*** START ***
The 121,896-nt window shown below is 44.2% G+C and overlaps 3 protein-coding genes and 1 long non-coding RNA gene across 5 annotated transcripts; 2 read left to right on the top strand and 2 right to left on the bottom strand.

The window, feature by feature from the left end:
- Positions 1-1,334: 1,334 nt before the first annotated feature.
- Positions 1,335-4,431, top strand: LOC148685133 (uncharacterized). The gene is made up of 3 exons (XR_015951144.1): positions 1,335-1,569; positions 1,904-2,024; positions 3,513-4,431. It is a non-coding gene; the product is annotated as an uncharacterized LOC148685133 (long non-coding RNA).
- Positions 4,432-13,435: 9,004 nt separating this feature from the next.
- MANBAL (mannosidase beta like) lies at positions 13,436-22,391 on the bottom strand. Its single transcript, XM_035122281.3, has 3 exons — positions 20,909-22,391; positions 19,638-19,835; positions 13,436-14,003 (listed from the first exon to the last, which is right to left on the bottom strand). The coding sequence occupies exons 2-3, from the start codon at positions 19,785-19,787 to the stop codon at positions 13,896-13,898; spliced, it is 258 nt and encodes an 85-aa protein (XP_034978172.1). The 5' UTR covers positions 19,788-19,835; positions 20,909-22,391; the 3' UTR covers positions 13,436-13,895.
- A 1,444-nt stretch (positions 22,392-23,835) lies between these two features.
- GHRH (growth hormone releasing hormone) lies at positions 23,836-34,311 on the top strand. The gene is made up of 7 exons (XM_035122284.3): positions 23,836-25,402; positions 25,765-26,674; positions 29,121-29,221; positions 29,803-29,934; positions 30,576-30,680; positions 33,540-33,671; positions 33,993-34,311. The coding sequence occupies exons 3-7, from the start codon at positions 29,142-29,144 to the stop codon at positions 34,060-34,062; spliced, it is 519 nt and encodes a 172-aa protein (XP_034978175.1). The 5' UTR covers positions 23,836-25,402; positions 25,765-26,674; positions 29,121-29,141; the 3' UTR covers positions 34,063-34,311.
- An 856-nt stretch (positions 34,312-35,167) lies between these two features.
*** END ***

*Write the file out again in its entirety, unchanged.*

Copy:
The 121,896-nt window shown below is 44.2% G+C and overlaps 3 protein-coding genes and 1 long non-coding RNA gene across 5 annotated transcripts; 2 read left to right on the top strand and 2 right to left on the bottom strand.

The window, feature by feature from the left end:
- Positions 1-1,334: 1,334 nt before the first annotated feature.
- Positions 1,335-4,431, top strand: LOC148685133 (uncharacterized). The gene is made up of 3 exons (XR_015951144.1): positions 1,335-1,569; positions 1,904-2,024; positions 3,513-4,431. It is a non-coding gene; the product is annotated as an uncharacterized LOC148685133 (long non-coding RNA).
- Positions 4,432-13,435: 9,004 nt separating this feature from the next.
- MANBAL (mannosidase beta like) lies at positions 13,436-22,391 on the bottom strand. Its single transcript, XM_035122281.3, has 3 exons — positions 20,909-22,391; positions 19,638-19,835; positions 13,436-14,003 (listed from the first exon to the last, which is right to left on the bottom strand). The coding sequence occupies exons 2-3, from the start codon at positions 19,785-19,787 to the stop codon at positions 13,896-13,898; spliced, it is 258 nt and encodes an 85-aa protein (XP_034978172.1). The 5' UTR covers positions 19,788-19,835; positions 20,909-22,391; the 3' UTR covers positions 13,436-13,895.
- A 1,444-nt stretch (positions 22,392-23,835) lies between these two features.
- GHRH (growth hormone releasing hormone) lies at positions 23,836-34,311 on the top strand. The gene is made up of 7 exons (XM_035122284.3): positions 23,836-25,402; positions 25,765-26,674; positions 29,121-29,221; positions 29,803-29,934; positions 30,576-30,680; positions 33,540-33,671; positions 33,993-34,311. The coding sequence occupies exons 3-7, from the start codon at positions 29,142-29,144 to the stop codon at positions 34,060-34,062; spliced, it is 519 nt and encodes a 172-aa protein (XP_034978175.1). The 5' UTR covers positions 23,836-25,402; positions 25,765-26,674; positions 29,121-29,141; the 3' UTR covers positions 34,063-34,311.
- An 856-nt stretch (positions 34,312-35,167) lies between these two features.